Flexibility exercises for cyclists
Updated: Feb 17
Doing stretches/flexibility exercises for the whole body is always a good idea and you’ll do yourself a favour if you get into the habit while you’re young and things still move (relatively) easy. In this blog I’m going to focus on the 3 main areas that I find can become problematic if you don’t do exercises that counter the cycling posture.
Tight chest and upper back
The bent over position that’s so important for aerodynamics when cycling can cause your upper back to stiffen up in that position. This can cause problems both on and off the bike.
On the bike, it can place more strain on your neck – especially at the junction between you neck and upper back, causing those joints to become painful and the muscles in your neck and shoulders to feel tight and sore.
Off the bike, it can cause trouble when you’re doing other activities that require large ranges of movement. For example I’ve seen a few triathletes through the years struggling with neck pain and arm pain while swimming which was mainly caused by the stiffness in their upper backs and necks.
An increased rounding in your upper back also forces your shoulders into a more rounded posture which, combined with the pectoral muscles in the chest becoming tight, may predispose you to injuries like shoulder impingement. You may not even realise that your cycling has contributed to your shoulder pain as it will often come on with repetitive activities like gardening or swimming.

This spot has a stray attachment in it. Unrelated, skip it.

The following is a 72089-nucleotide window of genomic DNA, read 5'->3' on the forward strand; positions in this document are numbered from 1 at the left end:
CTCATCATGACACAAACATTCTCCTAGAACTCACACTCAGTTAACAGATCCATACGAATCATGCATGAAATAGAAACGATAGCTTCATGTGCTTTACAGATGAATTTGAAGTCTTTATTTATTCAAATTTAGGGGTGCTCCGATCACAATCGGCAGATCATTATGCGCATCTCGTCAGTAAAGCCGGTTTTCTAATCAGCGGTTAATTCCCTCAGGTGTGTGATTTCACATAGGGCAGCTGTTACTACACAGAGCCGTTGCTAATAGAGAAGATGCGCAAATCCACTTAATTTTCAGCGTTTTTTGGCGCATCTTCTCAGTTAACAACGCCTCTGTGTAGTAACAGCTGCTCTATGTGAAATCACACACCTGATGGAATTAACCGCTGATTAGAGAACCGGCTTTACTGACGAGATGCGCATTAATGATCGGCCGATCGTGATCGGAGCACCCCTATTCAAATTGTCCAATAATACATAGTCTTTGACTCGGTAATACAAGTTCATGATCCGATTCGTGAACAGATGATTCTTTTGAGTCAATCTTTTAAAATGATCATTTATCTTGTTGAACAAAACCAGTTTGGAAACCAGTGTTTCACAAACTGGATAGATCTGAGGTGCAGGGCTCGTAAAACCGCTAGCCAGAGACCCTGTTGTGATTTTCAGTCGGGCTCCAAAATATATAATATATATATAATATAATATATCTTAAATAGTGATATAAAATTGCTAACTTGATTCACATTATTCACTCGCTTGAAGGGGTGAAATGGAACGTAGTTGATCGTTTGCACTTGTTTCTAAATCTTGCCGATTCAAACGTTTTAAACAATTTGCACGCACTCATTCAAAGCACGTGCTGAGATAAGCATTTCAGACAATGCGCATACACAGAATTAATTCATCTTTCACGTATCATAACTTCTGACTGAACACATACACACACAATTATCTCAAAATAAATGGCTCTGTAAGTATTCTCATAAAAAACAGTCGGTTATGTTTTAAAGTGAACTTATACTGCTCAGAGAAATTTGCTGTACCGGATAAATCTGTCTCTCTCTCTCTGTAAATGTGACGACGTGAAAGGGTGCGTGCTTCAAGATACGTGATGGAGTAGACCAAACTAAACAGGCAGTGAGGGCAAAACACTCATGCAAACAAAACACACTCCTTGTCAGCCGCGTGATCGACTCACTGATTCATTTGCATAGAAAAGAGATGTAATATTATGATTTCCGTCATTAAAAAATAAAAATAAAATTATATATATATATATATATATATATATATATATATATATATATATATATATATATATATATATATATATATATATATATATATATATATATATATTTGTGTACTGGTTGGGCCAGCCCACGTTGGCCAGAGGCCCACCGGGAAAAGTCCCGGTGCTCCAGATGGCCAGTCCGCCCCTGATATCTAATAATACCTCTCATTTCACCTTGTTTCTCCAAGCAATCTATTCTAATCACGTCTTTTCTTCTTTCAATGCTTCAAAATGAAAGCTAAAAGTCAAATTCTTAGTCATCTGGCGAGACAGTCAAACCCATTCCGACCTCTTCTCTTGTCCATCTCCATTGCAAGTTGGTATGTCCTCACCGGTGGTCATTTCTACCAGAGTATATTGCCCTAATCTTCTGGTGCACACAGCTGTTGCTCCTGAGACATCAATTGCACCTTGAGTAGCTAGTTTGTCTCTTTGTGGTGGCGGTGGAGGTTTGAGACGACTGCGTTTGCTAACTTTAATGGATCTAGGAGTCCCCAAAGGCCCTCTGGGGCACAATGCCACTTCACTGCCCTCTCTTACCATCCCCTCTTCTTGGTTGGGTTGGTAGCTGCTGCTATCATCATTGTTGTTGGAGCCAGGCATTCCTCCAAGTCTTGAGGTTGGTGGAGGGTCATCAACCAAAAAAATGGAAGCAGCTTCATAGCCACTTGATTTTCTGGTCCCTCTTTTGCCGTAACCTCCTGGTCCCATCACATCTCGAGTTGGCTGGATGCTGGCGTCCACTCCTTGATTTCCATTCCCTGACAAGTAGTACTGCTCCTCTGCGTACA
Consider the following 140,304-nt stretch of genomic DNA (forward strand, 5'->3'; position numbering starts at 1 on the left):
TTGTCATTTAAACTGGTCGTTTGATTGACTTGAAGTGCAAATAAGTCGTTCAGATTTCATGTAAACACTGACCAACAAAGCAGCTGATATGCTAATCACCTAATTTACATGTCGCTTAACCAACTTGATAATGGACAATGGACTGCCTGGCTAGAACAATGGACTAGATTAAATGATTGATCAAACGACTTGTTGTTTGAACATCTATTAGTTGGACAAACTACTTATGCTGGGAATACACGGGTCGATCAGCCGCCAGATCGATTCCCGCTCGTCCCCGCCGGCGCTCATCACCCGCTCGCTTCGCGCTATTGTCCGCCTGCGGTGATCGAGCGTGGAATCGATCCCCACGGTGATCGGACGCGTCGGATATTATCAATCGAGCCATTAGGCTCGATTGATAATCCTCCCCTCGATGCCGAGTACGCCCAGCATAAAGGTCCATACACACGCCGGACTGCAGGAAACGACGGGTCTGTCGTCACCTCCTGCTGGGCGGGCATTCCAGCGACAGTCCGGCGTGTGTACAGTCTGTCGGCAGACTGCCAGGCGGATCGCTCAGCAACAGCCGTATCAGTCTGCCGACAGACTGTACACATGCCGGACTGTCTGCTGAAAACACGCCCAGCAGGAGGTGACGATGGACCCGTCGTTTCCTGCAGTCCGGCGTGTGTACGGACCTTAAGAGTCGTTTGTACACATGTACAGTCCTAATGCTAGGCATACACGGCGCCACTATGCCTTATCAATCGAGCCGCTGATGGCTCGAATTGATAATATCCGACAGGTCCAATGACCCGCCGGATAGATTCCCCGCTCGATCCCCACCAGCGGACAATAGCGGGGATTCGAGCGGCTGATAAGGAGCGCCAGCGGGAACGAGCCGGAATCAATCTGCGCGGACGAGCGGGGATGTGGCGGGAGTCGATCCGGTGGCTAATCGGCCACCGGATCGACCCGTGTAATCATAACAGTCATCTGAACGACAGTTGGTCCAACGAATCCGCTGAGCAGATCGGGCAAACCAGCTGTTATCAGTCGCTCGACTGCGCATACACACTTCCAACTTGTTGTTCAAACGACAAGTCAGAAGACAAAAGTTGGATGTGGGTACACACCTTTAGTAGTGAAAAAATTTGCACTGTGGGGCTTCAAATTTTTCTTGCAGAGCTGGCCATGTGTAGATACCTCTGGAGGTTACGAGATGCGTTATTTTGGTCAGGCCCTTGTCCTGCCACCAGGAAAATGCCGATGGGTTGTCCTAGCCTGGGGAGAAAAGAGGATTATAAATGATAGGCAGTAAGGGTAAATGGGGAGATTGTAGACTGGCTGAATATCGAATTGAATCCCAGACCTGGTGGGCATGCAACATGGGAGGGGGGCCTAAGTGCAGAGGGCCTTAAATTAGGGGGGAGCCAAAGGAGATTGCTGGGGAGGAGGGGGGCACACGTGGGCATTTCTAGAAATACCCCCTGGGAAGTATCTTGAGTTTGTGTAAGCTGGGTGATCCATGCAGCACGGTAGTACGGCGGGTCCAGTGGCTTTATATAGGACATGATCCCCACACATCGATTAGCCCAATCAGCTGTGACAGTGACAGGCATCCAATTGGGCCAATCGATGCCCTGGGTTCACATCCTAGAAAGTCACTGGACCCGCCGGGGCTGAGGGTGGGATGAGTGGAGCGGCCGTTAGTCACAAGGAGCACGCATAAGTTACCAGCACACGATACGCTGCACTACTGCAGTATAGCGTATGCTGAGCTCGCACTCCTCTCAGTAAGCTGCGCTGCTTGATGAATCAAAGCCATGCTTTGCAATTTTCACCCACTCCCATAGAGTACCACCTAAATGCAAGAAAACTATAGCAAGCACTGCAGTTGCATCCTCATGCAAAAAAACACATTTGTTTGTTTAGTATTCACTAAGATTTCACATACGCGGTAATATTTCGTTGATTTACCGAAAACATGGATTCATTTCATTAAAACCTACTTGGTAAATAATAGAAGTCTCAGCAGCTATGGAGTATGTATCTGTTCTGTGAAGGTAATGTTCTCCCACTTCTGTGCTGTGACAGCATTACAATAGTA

Top tip: Include flexibility exercises aimed at improving your thoracic spine (upper back) extension and rotation as well as pec stretches. I demonstrate some of my favourite stretches in the video above.
Cycling can give you extremely strong hip flexor muscles – especially if you use cleats. But due to the cycling posture you always use them in their shortened position and they’re never moved through their full range.
Overly tight hip flexors can contribute to a range of injuries including lower back and knee pain. If you’re a triathlete you should have extra incentive to keep them flexible as you’ll be able to stride better when running if your hips can easily move into extension.
Top tip: I tend to stretch off the hip flexors first (iliopsoas) and then do a combined hip flexor quad stretch. Part of the quadricep muscle attaches to the front of the pelvis, so you have to incorporate knee flexion into the stretch to allow full hip extension range (see video).
The gluteal muscles work pretty hard on the bike and I find that tight glutes can also affect your lower back. Check out the video for 2 of my favourite stretches for the glutes.
Let me know if you have any questions. Remember, you can consult me online via video call for an assessment of any injury and a tailored treatment plan.
About the Author
Maryke Louw is a chartered physiotherapist with more than 15 years' experience and a Masters Degree in Sports Injury Management. Follow her on LinkedIn, ResearchGate, Facebook, Twitter or Instagram.